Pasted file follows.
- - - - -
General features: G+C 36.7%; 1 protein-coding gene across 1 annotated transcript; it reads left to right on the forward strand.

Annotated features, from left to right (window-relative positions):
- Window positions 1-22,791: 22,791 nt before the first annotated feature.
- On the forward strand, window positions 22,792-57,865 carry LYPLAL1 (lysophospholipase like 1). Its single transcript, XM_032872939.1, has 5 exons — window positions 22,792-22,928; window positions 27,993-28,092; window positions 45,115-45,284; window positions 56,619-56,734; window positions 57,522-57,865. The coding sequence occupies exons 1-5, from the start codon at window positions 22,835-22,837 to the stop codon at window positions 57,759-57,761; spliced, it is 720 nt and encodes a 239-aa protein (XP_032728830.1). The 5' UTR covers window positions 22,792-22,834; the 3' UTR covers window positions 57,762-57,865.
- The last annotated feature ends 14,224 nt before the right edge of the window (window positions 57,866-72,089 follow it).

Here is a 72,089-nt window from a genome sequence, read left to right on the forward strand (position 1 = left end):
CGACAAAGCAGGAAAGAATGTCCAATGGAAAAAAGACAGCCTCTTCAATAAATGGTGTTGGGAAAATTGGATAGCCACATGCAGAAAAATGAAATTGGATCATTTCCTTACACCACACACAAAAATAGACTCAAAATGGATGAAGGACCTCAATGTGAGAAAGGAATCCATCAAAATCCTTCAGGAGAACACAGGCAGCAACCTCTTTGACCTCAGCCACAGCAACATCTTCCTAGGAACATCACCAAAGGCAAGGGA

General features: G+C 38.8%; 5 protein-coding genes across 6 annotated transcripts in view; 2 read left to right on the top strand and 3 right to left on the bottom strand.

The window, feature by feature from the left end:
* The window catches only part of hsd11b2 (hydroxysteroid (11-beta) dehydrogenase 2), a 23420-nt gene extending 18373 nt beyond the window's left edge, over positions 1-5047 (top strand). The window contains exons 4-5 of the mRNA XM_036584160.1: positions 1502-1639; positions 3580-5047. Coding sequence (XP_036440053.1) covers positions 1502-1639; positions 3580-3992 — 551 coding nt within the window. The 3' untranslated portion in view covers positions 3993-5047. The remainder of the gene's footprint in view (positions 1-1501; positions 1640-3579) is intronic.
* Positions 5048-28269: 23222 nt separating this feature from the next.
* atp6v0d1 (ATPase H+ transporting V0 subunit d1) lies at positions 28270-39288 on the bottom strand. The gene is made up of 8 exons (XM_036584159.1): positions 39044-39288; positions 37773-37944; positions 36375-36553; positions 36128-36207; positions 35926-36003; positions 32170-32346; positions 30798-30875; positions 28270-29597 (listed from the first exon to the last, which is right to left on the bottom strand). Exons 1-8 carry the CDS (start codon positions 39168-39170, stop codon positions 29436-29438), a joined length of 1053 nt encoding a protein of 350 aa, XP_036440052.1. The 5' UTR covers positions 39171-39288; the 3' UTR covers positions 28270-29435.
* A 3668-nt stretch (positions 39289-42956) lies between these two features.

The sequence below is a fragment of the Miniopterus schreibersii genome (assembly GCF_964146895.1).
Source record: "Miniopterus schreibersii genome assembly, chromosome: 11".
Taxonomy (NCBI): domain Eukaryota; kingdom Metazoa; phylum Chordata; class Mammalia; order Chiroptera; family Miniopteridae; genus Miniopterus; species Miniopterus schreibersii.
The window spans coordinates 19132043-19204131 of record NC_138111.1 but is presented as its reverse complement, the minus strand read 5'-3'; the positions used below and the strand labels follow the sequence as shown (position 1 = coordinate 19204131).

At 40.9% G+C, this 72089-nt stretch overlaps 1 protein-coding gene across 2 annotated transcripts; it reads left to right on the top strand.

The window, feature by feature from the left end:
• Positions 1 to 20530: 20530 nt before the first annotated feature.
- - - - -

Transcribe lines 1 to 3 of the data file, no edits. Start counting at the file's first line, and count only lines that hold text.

General features: G+C 36.7%; 1 protein-coding gene across 1 annotated transcript; it reads left to right on the forward strand.

Annotated features, from left to right (window-relative positions):
- Window positions 1-22,791: 22,791 nt before the first annotated feature.